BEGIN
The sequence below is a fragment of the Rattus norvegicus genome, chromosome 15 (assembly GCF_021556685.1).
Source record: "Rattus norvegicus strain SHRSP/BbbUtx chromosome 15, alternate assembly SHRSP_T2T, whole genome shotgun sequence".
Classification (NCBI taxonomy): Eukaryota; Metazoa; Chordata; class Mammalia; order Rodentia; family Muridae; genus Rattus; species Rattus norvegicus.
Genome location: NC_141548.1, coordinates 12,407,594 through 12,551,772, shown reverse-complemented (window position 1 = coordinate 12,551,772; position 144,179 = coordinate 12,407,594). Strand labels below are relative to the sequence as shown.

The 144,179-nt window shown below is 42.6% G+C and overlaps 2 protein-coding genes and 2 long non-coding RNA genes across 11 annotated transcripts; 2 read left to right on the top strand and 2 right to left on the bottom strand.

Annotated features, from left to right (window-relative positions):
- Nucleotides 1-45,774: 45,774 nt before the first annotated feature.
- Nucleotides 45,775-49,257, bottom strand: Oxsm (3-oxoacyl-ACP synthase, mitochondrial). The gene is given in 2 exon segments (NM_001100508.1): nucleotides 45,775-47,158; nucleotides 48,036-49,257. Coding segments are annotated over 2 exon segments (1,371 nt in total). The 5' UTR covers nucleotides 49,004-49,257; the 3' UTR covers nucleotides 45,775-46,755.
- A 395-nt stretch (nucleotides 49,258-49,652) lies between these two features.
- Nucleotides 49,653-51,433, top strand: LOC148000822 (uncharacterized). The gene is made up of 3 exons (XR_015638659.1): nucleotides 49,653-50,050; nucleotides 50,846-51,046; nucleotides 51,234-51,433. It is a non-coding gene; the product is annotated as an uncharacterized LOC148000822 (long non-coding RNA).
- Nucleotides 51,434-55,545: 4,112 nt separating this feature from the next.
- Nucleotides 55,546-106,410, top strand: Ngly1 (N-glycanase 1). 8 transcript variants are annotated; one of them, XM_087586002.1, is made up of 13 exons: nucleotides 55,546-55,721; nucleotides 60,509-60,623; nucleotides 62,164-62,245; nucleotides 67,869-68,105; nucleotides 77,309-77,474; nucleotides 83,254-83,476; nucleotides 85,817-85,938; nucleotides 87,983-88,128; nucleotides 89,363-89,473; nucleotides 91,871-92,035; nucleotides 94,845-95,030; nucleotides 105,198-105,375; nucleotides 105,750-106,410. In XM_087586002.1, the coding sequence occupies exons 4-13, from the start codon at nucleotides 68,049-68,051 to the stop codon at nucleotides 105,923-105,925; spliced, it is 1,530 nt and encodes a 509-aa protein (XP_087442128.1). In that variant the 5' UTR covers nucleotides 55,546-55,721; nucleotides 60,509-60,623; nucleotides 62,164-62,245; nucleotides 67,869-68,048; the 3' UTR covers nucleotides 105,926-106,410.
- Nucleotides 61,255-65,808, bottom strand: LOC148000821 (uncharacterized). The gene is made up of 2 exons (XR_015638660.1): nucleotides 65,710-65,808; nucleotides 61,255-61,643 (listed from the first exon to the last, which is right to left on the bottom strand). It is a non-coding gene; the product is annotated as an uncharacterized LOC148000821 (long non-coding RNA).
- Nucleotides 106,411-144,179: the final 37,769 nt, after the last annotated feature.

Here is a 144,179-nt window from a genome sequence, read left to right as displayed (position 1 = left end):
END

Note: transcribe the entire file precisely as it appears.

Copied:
The sequence below is a fragment of the Rattus norvegicus genome, chromosome 15 (assembly GCF_021556685.1).
Source record: "Rattus norvegicus strain SHRSP/BbbUtx chromosome 15, alternate assembly SHRSP_T2T, whole genome shotgun sequence".
Classification (NCBI taxonomy): Eukaryota; Metazoa; Chordata; class Mammalia; order Rodentia; family Muridae; genus Rattus; species Rattus norvegicus.
Genome location: NC_141548.1, coordinates 12,407,594 through 12,551,772, shown reverse-complemented (window position 1 = coordinate 12,551,772; position 144,179 = coordinate 12,407,594). Strand labels below are relative to the sequence as shown.

The 144,179-nt window shown below is 42.6% G+C and overlaps 2 protein-coding genes and 2 long non-coding RNA genes across 11 annotated transcripts; 2 read left to right on the top strand and 2 right to left on the bottom strand.

Annotated features, from left to right (window-relative positions):
- Nucleotides 1-45,774: 45,774 nt before the first annotated feature.
- Nucleotides 45,775-49,257, bottom strand: Oxsm (3-oxoacyl-ACP synthase, mitochondrial). The gene is given in 2 exon segments (NM_001100508.1): nucleotides 45,775-47,158; nucleotides 48,036-49,257. Coding segments are annotated over 2 exon segments (1,371 nt in total). The 5' UTR covers nucleotides 49,004-49,257; the 3' UTR covers nucleotides 45,775-46,755.
- A 395-nt stretch (nucleotides 49,258-49,652) lies between these two features.
- Nucleotides 49,653-51,433, top strand: LOC148000822 (uncharacterized). The gene is made up of 3 exons (XR_015638659.1): nucleotides 49,653-50,050; nucleotides 50,846-51,046; nucleotides 51,234-51,433. It is a non-coding gene; the product is annotated as an uncharacterized LOC148000822 (long non-coding RNA).
- Nucleotides 51,434-55,545: 4,112 nt separating this feature from the next.
- Nucleotides 55,546-106,410, top strand: Ngly1 (N-glycanase 1). 8 transcript variants are annotated; one of them, XM_087586002.1, is made up of 13 exons: nucleotides 55,546-55,721; nucleotides 60,509-60,623; nucleotides 62,164-62,245; nucleotides 67,869-68,105; nucleotides 77,309-77,474; nucleotides 83,254-83,476; nucleotides 85,817-85,938; nucleotides 87,983-88,128; nucleotides 89,363-89,473; nucleotides 91,871-92,035; nucleotides 94,845-95,030; nucleotides 105,198-105,375; nucleotides 105,750-106,410. In XM_087586002.1, the coding sequence occupies exons 4-13, from the start codon at nucleotides 68,049-68,051 to the stop codon at nucleotides 105,923-105,925; spliced, it is 1,530 nt and encodes a 509-aa protein (XP_087442128.1). In that variant the 5' UTR covers nucleotides 55,546-55,721; nucleotides 60,509-60,623; nucleotides 62,164-62,245; nucleotides 67,869-68,048; the 3' UTR covers nucleotides 105,926-106,410.
- Nucleotides 61,255-65,808, bottom strand: LOC148000821 (uncharacterized). The gene is made up of 2 exons (XR_015638660.1): nucleotides 65,710-65,808; nucleotides 61,255-61,643 (listed from the first exon to the last, which is right to left on the bottom strand). It is a non-coding gene; the product is annotated as an uncharacterized LOC148000821 (long non-coding RNA).
- Nucleotides 106,411-144,179: the final 37,769 nt, after the last annotated feature.

Here is a 144,179-nt window from a genome sequence, read left to right as displayed (position 1 = left end):